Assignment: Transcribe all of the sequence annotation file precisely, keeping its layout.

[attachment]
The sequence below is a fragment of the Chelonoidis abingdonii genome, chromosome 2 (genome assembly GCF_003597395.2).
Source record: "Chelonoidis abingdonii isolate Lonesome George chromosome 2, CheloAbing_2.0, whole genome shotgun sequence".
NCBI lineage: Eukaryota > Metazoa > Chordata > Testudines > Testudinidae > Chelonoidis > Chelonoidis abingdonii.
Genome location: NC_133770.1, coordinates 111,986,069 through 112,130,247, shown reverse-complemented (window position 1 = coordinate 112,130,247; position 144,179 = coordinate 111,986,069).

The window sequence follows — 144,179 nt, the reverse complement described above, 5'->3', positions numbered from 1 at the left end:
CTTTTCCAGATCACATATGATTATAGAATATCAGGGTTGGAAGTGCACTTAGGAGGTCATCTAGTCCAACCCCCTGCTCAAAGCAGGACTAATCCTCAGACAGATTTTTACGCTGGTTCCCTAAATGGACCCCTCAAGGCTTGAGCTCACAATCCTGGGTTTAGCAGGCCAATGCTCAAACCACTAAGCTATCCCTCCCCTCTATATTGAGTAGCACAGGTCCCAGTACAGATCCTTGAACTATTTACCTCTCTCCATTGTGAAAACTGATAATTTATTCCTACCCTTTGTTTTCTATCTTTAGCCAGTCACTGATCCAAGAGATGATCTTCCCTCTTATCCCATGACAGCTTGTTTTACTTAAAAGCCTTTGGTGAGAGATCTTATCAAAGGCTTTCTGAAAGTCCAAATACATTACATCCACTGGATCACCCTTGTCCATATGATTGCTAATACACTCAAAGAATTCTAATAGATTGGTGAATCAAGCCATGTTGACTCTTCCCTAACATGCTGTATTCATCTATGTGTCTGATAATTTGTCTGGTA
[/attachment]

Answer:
The sequence below is a fragment of the Chelonoidis abingdonii genome, chromosome 2 (genome assembly GCF_003597395.2).
Source record: "Chelonoidis abingdonii isolate Lonesome George chromosome 2, CheloAbing_2.0, whole genome shotgun sequence".
NCBI lineage: Eukaryota > Metazoa > Chordata > Testudines > Testudinidae > Chelonoidis > Chelonoidis abingdonii.
Genome location: NC_133770.1, coordinates 111,986,069 through 112,130,247, shown reverse-complemented (window position 1 = coordinate 112,130,247; position 144,179 = coordinate 111,986,069).

The window sequence follows — 144,179 nt, the reverse complement described above, 5'->3', positions numbered from 1 at the left end:
CTTTTCCAGATCACATATGATTATAGAATATCAGGGTTGGAAGTGCACTTAGGAGGTCATCTAGTCCAACCCCCTGCTCAAAGCAGGACTAATCCTCAGACAGATTTTTACGCTGGTTCCCTAAATGGACCCCTCAAGGCTTGAGCTCACAATCCTGGGTTTAGCAGGCCAATGCTCAAACCACTAAGCTATCCCTCCCCTCTATATTGAGTAGCACAGGTCCCAGTACAGATCCTTGAACTATTTACCTCTCTCCATTGTGAAAACTGATAATTTATTCCTACCCTTTGTTTTCTATCTTTAGCCAGTCACTGATCCAAGAGATGATCTTCCCTCTTATCCCATGACAGCTTGTTTTACTTAAAAGCCTTTGGTGAGAGATCTTATCAAAGGCTTTCTGAAAGTCCAAATACATTACATCCACTGGATCACCCTTGTCCATATGATTGCTAATACACTCAAAGAATTCTAATAGATTGGTGAATCAAGCCATGTTGACTCTTCCCTAACATGCTGTATTCATCTATGTGTCTGATAATTTGTCTGGTA